That’s what they say. In Hawaii it rains a lot. But many times it doesn’t last long and many times a sprinkle ends in a gorgeous rainbow that makes your heart pitter patter. It’ll literally take your breathe away and make you stop and take a glimpse. Each time you look back the rainbow is different. They say no two people see a rainbow the same since it changes by the slightest variation of where you are. In any case, and back to my post…it has to rain to have rainbows…
This little saying helps me get through tough times. Living in Hawaii what tough times could there be, right? Not many, really. No, we’re pretty damn happy. Life is not bad. Whether living in a gorgeous sprawling house or in a tiny beach shack, none of it really matters because we spend much time at the beach, out hiking or driving around the island to see all it has to offer. We love HAWAII and what IT, this awesome land and culture, has to offer. That’s why we are here, not for our houses or silly things like that.
Yes life is good. I cannot lie. But there is one thing that is my rain shower, my dark cloud that sometimes hangs over me. Sometimes, I just really really miss my family.
Sometimes I question, “Did we do the right thing by moving to ‘paradise'” I feel guilty for being far from family. Sad that my son and daughter don’t get to see their grandparents or grow up giggling and getting into trouble with their cousins. I am sad that my nephews don’t know me as well as I’d like them to.
When we moved to Maui we sold almost all of our possessions.
We moved over with about 6 suitcases, a board bag filled with two surfboards, and an 8 foot by 5 foot pallet filled with what remained of our life back in California. Oh wait, my parents were awesome and sent over another 4 or 5 boxes via UPS for us. But that was it. We let it all go. Said goodbye to much of our past and hello to a bright sunshine filled future. But of all the things we ‘sacrificed’ it is living without family that is by far the toughest.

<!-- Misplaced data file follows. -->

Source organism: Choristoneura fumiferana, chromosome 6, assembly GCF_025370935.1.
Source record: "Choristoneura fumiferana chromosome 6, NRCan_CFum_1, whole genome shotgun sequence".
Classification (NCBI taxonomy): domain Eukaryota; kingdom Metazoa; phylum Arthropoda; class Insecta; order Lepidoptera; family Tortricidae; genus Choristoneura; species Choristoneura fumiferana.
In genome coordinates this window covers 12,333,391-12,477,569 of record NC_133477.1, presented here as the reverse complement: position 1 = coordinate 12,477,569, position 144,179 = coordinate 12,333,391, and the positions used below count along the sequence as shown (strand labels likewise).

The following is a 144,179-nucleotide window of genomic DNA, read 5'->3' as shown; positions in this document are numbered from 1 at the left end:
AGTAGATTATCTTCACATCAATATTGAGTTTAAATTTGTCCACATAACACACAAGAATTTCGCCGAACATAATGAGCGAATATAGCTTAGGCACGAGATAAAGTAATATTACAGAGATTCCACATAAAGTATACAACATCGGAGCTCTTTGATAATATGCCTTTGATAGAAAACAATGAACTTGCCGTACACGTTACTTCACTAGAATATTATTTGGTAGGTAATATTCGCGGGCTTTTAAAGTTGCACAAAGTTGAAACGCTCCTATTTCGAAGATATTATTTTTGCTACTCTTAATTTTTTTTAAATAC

I used to be sad that I didn’t have my local bagel shop (they knew us by name) or Trader Joes or Target. Yes those things made me sad when I first moved here. My conveniences were taken away. But then I remembered, that’s what I wanted. I wanted to escape the normalcy of what our life was. I wanted to be pushed to be in a new culture, one totally different than mine. And experience all that comes with that…the culture shock, the ups and downs, the learning and the awesome transformation as this foreign land starts to feel like home and your neighbors know you and the local farmers market knows you by name. That experience and the growth that comes from it is wonderful.
But I often question, “is it worth it?”
When I think, “life is short” it makes me want to pack up and move to the next adventure, after all we need to ‘seize the day’! But then it also makes me want to pack up and move HOME. To be by family so that my kids can have adventures right there at home. And learn from their grandparents and live through the stories of their past. Right there at HOME.
I’m feeling a bit melancholy tonight. My mother in law left back to California today. We had a wonderful 10 days with her and my children are just smitten by her. But it really made me miss my family, my mom & dad and brother and his family and my sister and her family – we’re a close bunch, even though we’re spread out across Michigan to California to Hawaii.
That is the hardest part, the biggest sacrifice, of this journey of picking up and moving to a new place.
I mostly talk about my rainbows here on The Ohana Mama. But the reality is, that’s my rain. The missing of loved ones.
BUT, thankfully tonight I’ll go to sleep and tomorrow the sun will rise. And perhaps, we’ll be so lucky, to have a rainbow.
After all, you can’t have rainbows without rain.